Even if Defendants were permitted to invoke the application requirement in § of the 2007 version of the SPD, their interpretation of the Plan language cannot be sustained. There is a difference between (1) eligibility for benefits, (2) enrollment in the Plan, and (3) the actual receipt of benefits. The IBM Plan expressly recognizes the distinction: "All eligible employees, surviving spouses/domestic partners, and dependents must be enrolled in order to receive IBM medical, dental, and vision benefits." § 2.1. The plain language of the application requirement makes clear that it applies only to currently enrolled beneficiaries who seek a "continuation of IBM health benefits."*fn3 Therefore, it only applies to 22-year olds who are currently receiving benefits. Joseph, who was not currently receiving benefits in 2004, could not apply for the "continuation" of such benefits. There is no corresponding requirement for continued eligibility for enrollment in the IBM Plan.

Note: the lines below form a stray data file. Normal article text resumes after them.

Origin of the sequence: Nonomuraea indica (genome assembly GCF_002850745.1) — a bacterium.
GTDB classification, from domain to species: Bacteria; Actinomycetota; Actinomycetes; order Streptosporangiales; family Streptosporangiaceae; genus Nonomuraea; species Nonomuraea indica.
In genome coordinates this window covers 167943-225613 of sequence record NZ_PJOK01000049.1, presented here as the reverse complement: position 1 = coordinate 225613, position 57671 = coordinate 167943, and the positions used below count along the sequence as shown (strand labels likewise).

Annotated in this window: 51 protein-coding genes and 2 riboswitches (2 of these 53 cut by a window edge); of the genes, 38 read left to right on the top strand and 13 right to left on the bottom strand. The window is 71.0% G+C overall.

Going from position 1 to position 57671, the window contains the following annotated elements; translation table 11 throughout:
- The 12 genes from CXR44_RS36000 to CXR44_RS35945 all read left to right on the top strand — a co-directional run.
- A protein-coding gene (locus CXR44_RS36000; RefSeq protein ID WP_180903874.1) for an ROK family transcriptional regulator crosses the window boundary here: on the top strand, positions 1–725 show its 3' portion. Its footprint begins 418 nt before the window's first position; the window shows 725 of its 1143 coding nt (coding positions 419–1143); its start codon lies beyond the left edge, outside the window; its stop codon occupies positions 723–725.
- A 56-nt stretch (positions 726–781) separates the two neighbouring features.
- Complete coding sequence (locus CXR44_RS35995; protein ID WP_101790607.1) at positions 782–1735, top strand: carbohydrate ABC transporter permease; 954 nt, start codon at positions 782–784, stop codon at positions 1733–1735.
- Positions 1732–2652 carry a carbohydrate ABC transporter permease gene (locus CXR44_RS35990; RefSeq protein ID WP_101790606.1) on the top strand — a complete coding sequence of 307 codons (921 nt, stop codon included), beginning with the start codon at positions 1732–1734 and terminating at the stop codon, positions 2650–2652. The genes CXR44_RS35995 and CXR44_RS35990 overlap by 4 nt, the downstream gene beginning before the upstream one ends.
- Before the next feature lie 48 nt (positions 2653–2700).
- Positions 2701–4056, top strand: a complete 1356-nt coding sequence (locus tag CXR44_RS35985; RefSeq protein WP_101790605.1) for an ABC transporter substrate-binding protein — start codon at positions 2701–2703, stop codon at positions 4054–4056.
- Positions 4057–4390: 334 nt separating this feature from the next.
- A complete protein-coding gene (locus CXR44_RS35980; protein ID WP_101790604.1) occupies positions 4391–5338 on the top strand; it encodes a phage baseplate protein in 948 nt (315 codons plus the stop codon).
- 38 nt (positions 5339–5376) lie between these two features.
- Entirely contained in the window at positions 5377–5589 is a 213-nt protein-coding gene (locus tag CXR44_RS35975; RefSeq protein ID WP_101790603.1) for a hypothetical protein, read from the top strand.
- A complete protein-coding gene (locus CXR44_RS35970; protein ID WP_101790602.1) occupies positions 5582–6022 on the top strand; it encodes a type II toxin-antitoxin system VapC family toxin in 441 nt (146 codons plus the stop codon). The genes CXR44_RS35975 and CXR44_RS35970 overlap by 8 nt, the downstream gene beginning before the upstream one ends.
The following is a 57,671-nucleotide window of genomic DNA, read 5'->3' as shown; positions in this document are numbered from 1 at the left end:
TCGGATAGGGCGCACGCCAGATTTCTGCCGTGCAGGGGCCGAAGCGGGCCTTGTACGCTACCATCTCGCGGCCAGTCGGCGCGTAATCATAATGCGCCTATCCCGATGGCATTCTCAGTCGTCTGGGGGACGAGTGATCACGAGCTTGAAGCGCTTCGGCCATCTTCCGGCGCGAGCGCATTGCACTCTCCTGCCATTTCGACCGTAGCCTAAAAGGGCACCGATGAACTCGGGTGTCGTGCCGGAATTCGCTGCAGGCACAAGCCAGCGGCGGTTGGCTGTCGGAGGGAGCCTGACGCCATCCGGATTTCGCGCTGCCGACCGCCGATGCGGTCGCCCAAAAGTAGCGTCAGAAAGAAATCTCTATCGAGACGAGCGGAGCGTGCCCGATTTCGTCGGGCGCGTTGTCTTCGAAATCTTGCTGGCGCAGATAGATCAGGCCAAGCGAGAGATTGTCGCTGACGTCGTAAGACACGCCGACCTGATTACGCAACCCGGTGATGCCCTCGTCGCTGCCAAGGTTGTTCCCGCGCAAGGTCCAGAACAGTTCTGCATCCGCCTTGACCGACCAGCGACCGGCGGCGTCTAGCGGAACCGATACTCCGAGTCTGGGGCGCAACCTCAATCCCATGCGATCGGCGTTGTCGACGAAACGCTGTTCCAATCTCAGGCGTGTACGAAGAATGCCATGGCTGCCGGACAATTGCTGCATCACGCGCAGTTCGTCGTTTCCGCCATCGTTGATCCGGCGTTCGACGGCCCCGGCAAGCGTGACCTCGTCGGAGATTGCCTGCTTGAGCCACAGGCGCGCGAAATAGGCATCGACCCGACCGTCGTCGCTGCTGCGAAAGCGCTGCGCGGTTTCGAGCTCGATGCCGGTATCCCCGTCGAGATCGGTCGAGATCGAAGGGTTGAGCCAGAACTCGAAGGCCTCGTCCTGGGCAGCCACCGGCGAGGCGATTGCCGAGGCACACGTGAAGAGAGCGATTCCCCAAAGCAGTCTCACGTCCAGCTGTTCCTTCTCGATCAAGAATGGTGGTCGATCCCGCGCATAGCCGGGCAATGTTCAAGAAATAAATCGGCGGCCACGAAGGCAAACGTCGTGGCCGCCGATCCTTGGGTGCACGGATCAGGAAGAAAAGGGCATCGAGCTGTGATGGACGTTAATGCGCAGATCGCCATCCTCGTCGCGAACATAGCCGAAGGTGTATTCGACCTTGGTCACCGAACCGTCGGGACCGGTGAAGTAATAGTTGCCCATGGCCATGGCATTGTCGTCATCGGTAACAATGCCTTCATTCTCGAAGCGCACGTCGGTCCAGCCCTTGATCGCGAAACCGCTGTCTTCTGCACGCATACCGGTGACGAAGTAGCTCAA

Defendants insist that "it is clear from the Plan language, that, to ensure Joseph remained eligible for coverage under the Plan, Huss was required to take action prior to Joseph's 23rd birthday" and "for Joseph to be eligible for coverage, Huss needed to submit" a written application. IBM's first decision letter concludes that the SPD requires the submission of such an application "regardless of whether the child is enrolled in IBM benefit coverage at the time the child reaches 23." This assertion is not supported by the actual Plan language, which expressly only requires the submission for a continuation of "benefits" and not for the continuation of "eligibility." IBM's insertion of the word "eligibility" where it does not exist controverts the plain meaning of the Plan and renders the administrative decision arbitrary and capricious. Filipowicz v. American Stores Benefit Plans Committee, 56 F.3d 807, 813 (7th Cir. 1995) (fiduciaries or administrators who ignore the plain language of the plan act arbitrarily and capriciously); Swaback v. American Info. Tech. Corp., 103 F.3d 535, 540 (7th Cir. 1996) (same).